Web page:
ANDERSON — Changes are on the way in Indiana’s criminal code, specifically sentencing reform. And it has state officials concerned.
Madison County Prosecutor Rodney Cummings is one of them.
Starting in July, the reform eases penalties for non-violent crimes like drug use and theft and strengthens punitive measures for sex and violent offenders. The law, which overhauls the state’s felony criminal code established in 1977, is expected to put greater emphasis on communities to rehabilitate non-violent offenders through problem-solving courts and community solutions. At the same time, it will impose greater prison terms for violent felons. It’s also expected to generally change the way court procedures are handled.
On Monday, The Herald Bulletin reported that sheriffs and prosecutors around the state are concerned about the reform for several reasons. For example, under the law, a sentence for drug-dealing that currently carries a 10-year sentence could be reduced to two years. Additionally, officials worry communities will have extra onus placed on them to rehabilitate drug offenders without receiving proper funding to operate the increased load in problem-solving courts.
“We’re not a little worried. We’re very worried,” Cummings said.
Cummings said that under the reform, convictions involving drugs will be largely marginalized. He cited methamphetamine in particular.
“Under this, meth will be treated like a low-level offense. And it’s not. This community has a serious problem with that,” Cummings said.
The county’s struggle with meth has been well-documented. The local Pendleton Police Post, which handles several surrounding counties, created a Meth Team to specifically deal with the scourge. In 2012, the county led the state and was second in the country in meth lab busts by police. Those numbers went down in 2013, but Cummings and members of the Madison County Drug Task Force have admitted the reductions are more due to lack of emphasis and funding than to a real drop in usage.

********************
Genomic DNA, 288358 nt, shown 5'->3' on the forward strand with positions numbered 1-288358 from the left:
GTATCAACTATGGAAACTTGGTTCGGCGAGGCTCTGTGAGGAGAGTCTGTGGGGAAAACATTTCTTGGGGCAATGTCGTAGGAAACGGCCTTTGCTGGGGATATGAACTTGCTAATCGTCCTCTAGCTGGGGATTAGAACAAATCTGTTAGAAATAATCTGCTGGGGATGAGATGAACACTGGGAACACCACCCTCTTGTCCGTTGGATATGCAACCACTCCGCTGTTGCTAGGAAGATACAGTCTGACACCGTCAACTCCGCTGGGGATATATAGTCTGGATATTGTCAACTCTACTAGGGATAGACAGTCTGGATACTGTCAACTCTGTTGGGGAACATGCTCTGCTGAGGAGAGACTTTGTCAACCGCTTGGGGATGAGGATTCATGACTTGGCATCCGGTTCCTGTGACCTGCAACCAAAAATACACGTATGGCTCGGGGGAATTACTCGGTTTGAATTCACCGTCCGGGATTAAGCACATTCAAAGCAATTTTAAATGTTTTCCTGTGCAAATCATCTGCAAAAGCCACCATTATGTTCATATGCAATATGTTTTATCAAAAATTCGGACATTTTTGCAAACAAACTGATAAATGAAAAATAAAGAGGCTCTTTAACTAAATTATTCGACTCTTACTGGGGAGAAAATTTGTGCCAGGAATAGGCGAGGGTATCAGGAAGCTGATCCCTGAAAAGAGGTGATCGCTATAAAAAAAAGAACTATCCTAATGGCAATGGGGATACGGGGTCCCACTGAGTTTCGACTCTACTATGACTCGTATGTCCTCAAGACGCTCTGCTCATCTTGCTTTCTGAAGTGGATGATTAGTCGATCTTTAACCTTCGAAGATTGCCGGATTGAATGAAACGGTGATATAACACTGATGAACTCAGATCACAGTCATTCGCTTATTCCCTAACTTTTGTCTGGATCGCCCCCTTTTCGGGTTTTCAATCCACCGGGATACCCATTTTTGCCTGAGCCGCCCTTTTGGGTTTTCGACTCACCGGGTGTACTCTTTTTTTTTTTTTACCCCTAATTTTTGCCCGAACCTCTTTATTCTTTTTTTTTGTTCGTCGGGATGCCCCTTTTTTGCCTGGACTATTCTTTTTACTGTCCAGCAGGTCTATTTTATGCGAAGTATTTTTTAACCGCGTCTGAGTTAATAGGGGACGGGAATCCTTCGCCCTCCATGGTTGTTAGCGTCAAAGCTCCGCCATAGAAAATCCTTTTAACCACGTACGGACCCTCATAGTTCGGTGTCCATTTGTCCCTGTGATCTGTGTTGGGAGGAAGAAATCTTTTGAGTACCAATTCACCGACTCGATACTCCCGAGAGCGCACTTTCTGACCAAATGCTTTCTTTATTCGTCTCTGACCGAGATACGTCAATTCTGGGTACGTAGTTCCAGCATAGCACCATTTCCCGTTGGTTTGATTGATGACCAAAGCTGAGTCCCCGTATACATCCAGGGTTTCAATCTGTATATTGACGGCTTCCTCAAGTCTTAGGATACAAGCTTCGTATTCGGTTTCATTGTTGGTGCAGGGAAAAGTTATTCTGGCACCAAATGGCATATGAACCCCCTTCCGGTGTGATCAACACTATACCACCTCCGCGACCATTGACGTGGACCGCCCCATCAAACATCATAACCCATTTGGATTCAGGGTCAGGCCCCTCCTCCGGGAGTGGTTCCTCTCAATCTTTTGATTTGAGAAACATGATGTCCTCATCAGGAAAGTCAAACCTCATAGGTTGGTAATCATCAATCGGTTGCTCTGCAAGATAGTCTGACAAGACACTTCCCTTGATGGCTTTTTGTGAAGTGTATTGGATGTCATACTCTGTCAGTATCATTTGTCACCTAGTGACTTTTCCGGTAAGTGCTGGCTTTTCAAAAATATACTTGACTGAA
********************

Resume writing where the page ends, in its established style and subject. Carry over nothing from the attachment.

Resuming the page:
“It tears at the fabric of our community. It’s a really terrible problem,” Cummings said.
The reform is expected to give judges greater latitude over sentences, particularly low-level offenders with addictions or mental illnesses. Madison County Circuit Court 4 Judge David Happe said that aspect of reform could be good, as long as it’s properly funded
“From what I hear, a lot of costs are being shifted to local communities. And that’s not bad as long as we have control over it,” Happe said. “I hope they’ll recognize that if they’re pushing for the function, they’ll also need to provide the resources.
“I have a lot of faith in the players in our local justice system, if they have the tools.”
Circuit Court 3 Judge Thomas Newman, who runs the Madison County drug problem-solving court, said he’s not overly familiar with the details of the reform yet, but said a system that treats offenders like people and not categories works best.
“It’s just important to remember each person is different, and everyone is unique. You can’t paint a broad brush when it comes to punishment,” Newman said. “For a lot of people who get rehabbed through treatment courts, that works better than prisons. At the same time, I think the [Department of Correction] has been doing a fine job with their therapeutic programs, too. I think the current system is good, but the new one could be even better.”
Criminal code reform What it means: - Stronger punishments for violent and sex offenders - Softer punishments for non-violent and drug offenders - More emphasis on community corrections Will take effect July 1